So what to try instead? Coffee! For a while now I’ve been tempted to try quality coffee, preferably single origin coffee. It is like the distant cousin of chocolate. When you think about it, coffee and cacao are pretty alike. Both are beans – able to deliver stunning complex taste experiences, fermented and dried on the farm. Next they are roasted. And once more the way the farmers treat the beans and the talent of the roasters make or break the taste of the final product.

But where chocolate is the easy way for an enthusiast like me, coffee makes you take the hard road.

Let me explain. When you enjoy a nice bar of origin chocolate, you indulge yourself on a product made by gifted chocolate makers who spend hours and hours contemplating how to roast, crack, winnow, conche and temper the cacao into the  taste profile they had in mind. Your taste buds enjoy the final product, preceded by countless trail and errors, hours of experimenting and pulling out hairs by these artisan chocolatiers, until finally the magic happens and all things come together in a great bar.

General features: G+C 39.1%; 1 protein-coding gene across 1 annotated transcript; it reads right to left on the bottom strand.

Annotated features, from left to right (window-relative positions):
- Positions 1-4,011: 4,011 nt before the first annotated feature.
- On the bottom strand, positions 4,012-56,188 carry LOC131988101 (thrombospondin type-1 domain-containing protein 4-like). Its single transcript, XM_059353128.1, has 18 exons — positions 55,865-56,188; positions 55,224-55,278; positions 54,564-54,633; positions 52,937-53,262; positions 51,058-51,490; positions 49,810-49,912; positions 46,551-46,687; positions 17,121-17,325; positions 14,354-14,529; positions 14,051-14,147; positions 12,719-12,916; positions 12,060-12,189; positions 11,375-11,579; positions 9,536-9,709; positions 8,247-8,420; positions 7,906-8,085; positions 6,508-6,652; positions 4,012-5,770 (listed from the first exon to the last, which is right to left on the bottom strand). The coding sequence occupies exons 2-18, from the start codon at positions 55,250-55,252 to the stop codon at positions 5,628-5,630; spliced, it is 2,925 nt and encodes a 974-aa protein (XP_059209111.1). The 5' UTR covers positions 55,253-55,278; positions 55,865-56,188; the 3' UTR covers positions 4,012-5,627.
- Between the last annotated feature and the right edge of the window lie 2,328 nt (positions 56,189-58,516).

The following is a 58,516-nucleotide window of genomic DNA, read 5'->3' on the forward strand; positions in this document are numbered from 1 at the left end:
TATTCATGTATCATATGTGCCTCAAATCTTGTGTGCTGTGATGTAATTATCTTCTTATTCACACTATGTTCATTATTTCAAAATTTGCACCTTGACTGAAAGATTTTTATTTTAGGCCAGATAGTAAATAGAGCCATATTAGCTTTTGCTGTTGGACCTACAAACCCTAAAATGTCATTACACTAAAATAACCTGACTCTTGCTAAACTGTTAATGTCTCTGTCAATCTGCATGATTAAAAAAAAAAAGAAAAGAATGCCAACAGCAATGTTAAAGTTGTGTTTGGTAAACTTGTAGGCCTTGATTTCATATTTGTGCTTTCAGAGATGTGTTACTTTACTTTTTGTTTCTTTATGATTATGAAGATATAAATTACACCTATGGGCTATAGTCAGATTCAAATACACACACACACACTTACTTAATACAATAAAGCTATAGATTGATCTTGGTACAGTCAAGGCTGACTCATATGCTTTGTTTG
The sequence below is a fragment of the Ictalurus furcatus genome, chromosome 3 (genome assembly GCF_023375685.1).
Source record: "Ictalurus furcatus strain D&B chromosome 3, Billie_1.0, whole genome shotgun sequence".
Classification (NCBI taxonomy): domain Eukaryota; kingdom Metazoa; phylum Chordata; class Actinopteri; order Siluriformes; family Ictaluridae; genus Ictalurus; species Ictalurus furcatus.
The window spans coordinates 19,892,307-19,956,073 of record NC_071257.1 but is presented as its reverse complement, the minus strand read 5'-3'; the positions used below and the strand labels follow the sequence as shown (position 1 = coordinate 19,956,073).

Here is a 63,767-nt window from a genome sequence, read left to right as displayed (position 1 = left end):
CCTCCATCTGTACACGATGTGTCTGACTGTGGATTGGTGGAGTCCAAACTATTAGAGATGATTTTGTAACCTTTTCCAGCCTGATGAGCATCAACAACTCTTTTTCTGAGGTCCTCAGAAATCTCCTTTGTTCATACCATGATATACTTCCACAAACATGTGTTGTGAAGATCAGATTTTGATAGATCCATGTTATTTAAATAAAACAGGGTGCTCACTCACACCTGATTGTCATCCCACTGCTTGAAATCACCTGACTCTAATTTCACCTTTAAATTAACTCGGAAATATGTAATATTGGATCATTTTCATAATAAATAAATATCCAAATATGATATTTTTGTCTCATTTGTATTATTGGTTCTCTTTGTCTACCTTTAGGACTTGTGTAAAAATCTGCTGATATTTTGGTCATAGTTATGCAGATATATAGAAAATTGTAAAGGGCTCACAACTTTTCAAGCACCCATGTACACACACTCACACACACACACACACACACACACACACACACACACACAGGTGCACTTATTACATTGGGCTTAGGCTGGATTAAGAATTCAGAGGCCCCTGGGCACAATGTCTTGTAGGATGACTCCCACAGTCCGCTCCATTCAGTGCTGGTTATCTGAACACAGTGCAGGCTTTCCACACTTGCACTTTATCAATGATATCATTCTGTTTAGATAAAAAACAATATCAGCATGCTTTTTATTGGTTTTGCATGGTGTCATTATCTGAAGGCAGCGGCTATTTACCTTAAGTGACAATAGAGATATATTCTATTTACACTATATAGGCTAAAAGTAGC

And then there is coffee… You buy beans. The roasters carefully selected the coffee beans and treated them in a way to allow them to develop their maximum aroma. And then it is up to you! Now you may grind the coffee to a desired particle size, exactly the weight you need for the coffee you want to brew. You start boiling water. You take it away from the heat once boiling and you wait for it to cool down a bit. The filter goes into the drip system. Rinse the filter to avoid paper taste, throw away the water used.

Now comes the tricky part. The coffee goes into the filter and you place the can + filter + coffee on a scale. Add enough water to the coffee to make it bloom, make it look like a foamy mess. CO2 escapes. After about 30 seconds, slowly and continuously add water, in circular movements. Make sure the coffee remains under water at all times. Once the required weight of water in relation to the amount of coffee is added, let it drip through the filter, but make sure the whole process takes about 3 minutes in total.